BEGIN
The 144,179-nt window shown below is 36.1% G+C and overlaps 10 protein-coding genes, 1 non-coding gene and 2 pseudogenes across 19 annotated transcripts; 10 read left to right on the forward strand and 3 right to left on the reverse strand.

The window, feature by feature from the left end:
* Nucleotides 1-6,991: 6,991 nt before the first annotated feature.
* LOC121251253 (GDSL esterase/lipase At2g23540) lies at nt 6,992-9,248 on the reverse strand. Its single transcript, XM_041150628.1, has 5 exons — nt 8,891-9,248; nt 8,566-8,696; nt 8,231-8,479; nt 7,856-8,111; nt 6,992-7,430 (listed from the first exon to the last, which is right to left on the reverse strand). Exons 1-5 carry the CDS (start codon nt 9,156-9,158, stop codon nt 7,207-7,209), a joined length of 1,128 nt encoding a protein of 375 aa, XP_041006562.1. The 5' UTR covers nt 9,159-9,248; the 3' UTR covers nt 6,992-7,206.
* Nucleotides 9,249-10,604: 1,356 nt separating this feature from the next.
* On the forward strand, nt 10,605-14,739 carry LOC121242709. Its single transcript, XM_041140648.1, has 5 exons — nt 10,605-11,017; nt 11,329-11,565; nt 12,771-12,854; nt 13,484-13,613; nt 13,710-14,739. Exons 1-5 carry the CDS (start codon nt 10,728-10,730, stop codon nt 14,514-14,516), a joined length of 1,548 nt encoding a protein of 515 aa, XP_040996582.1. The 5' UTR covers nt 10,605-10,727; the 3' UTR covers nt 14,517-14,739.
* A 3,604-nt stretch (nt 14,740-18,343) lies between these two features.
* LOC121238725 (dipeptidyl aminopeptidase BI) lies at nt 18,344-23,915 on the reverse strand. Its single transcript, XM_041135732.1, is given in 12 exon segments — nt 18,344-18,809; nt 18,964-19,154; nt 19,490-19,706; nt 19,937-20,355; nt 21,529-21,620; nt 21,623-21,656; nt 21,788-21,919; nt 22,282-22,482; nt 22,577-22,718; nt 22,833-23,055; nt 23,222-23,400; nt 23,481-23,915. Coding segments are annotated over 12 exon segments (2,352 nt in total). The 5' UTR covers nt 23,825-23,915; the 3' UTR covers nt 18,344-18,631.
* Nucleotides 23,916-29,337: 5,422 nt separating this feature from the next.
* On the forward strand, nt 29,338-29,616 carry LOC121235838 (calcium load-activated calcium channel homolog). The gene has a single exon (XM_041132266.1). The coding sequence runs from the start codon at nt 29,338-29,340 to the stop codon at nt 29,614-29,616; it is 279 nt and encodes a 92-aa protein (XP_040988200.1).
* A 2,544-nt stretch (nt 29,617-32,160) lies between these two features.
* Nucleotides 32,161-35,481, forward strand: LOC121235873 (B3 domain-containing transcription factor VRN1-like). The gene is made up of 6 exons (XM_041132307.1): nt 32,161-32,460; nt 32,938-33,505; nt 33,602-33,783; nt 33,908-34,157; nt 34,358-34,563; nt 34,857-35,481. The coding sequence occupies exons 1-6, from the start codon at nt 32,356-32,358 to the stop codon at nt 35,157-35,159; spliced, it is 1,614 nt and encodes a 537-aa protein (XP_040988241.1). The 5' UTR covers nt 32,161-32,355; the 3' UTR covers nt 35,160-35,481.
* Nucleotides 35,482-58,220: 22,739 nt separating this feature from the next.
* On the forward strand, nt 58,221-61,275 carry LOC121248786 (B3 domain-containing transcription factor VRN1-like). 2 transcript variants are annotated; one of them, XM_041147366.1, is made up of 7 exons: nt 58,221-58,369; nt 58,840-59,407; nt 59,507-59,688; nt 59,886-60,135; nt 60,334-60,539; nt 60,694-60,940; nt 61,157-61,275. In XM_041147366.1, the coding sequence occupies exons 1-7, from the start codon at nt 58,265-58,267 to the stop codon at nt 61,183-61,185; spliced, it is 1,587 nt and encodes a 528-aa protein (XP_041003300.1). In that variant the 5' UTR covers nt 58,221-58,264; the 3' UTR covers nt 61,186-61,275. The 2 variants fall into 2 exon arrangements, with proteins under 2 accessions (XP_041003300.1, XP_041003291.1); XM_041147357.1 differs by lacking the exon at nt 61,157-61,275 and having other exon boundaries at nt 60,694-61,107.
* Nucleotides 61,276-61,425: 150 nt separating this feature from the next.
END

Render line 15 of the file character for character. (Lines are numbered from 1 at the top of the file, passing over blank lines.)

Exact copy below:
* Nucleotides 61,276-61,425: 150 nt separating this feature from the next.